The face of an ancient female Egyptian mummy has been reconstructed with the help of 3D printing and forensic science techniques, an important step to better understand who she was. Other crucial details about her health have also been gathered, completing the picture.
This reconstruction was only made possible due to the work of a multi-disciplinary team led by scientists at Melbourne University, combining medical research, forensic science, computerised tomographic (CT) scanning, 3D printing, Egyptology and art.
It all started when Dr Ryan Jefferies, curator at the University's Harry Brookes Allen Museum of Anatomy and Pathology, stumbled across the skull of the mummy, which had been forgotten for decades. How it became a part of the Museum's collection remains a mystery.
Jefferies was concerned the remains could be decaying from the inside, but with no way to verify this first-hand, he ordered CT scans to be carried out.
The 2000-years-old mummy, a woman around the age of 25-years-old, was given the name of Meritamun – the "beloved of the god Amun". She underwent the scans at the Victorian Institute of Forensic Medicine, which revealed that the skull was still in extremely good condition.
The scientists then decided to go further, recognising that beyond the conservation value of the scans, there was a great forensic research opportunity. "The CT scan opened up a whole lot of questions and avenues of enquiry and we realised it was a great forensic and teaching opportunity in collaborative research,"Jefferies stated.
The researchers decided to combine different disciplines to see if they could learn more about Meritamun, and whether they could even get a glimpse of what she looked like alive.
Who was Meritamun?
The scientists initially gathered as much information as possible about the mummy. From the structure of the bones, Meritamun's gender was confirmed. She was in all probability a woman, as markers such as the smallness and angle of the jaw, the narrowness of the roof of her mouth, and the roundness of her eye sockets indicate.
The CT scans also revealed an interesting feature: she had important tooth decay. "We were able to see that Meritamun has abscesses all around the teeth and gum. This would have caused her a lot of pain and may have impacted her overall health", forensic Egyptologist Dr Janet Davey, from the Victorian Institute of Forensic Medicine, explained.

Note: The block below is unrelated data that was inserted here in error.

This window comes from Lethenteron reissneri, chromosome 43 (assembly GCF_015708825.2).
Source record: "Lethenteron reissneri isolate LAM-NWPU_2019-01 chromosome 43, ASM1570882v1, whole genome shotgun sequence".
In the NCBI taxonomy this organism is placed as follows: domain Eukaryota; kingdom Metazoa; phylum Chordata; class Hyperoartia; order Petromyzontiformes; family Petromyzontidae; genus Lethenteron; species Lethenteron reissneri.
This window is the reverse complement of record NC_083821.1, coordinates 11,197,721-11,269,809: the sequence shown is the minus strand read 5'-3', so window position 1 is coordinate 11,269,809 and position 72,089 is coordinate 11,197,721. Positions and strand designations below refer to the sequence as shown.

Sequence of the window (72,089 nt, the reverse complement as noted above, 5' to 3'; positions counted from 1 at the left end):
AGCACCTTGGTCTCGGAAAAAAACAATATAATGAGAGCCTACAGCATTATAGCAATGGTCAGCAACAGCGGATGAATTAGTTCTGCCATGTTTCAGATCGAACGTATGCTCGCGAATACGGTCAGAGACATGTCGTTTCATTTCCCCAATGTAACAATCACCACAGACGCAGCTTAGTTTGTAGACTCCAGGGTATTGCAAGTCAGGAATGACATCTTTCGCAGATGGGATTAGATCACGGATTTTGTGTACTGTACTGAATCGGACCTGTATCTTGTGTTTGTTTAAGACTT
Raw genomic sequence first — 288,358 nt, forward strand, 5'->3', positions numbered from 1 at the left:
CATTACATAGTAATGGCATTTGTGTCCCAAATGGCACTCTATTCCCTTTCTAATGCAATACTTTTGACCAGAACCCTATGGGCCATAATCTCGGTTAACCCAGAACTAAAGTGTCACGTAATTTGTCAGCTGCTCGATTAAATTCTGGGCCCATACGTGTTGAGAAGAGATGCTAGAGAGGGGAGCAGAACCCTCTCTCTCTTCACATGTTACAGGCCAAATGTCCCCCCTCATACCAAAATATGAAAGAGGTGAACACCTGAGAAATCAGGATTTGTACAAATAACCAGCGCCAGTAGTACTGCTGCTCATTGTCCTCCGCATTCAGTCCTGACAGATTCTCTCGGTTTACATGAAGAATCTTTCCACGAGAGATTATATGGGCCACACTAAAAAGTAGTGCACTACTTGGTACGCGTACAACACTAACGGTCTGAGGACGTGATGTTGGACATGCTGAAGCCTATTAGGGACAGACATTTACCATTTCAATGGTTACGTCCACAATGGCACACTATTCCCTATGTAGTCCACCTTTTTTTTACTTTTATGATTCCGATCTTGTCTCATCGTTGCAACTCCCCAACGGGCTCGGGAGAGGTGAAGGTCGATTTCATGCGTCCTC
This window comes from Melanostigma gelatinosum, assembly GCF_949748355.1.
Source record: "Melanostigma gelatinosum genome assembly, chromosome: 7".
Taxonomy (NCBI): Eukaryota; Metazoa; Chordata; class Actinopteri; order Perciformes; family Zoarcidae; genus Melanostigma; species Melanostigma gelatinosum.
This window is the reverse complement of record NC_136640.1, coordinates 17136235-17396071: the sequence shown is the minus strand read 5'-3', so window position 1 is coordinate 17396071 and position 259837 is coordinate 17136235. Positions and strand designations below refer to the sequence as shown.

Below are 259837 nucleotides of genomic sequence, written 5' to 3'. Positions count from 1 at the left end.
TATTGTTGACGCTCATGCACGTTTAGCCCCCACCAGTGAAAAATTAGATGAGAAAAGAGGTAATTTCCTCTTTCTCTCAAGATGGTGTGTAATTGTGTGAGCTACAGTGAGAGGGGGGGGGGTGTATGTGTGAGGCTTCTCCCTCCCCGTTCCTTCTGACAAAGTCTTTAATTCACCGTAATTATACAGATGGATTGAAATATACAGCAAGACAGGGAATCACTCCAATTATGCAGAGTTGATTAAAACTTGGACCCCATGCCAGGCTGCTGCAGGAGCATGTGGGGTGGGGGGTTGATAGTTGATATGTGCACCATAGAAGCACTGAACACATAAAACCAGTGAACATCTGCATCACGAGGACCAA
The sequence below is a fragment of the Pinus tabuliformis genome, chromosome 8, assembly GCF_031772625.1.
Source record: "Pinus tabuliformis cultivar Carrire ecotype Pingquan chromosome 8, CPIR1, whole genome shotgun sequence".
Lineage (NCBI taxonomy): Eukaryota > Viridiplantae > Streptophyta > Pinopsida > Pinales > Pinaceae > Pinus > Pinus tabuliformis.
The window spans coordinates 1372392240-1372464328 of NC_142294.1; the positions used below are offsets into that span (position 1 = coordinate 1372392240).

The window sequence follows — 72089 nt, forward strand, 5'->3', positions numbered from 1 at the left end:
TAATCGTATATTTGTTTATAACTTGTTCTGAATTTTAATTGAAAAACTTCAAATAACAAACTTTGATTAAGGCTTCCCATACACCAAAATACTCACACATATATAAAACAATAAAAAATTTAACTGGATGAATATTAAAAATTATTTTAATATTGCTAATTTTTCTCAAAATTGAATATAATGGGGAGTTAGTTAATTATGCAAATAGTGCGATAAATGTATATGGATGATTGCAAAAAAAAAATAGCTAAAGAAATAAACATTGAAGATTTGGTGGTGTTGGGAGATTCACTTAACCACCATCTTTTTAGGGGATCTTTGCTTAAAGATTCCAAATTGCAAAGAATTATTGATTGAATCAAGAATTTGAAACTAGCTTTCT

She also notes that the mummy's eyes sockets had been filled with artificial eyes, a common practice of ancient embalmers to make sure the person looked in death as closely as possible to what he or she looked like in life. One of the next steps of the research will now be to determine even more precisely when the mummy lived — the scientists will soon conduct radiocarbon dating of the bones to find out.
From a skull to a feminine face
But it is really the process of reconstructing the face which has been a novel experience for the scientists. After 140 hours of printing time on a simple consumer-level 3D printer, the complete skull was reproduced based on the information shown on CT scans. Then, sculptor Jennifer Mann was called in to use her forensic and artistic skills to reconstruct Meritamun's face.
Her method involved attaching plastic markers to the printed skull to indicate different tissue depths at key points on the face, based on averages in population data derived from modern Egyptians, and then applying clay.
Although the face may only be an approximation of what Meritamun looked like, the multidisciplinary method and the fact Mann has obtained good results in the past when reconstructing the faces of unidentified victims suggests we now have a good idea of the mummy's appearance in life. A feminine face, peering at us from History.
"By reconstructing her we are giving back some of her identity, and in return she has given this group of diverse researchers a wonderful opportunity to investigate and push the boundaries of knowledge and technology as far as we can go", Davey concluded.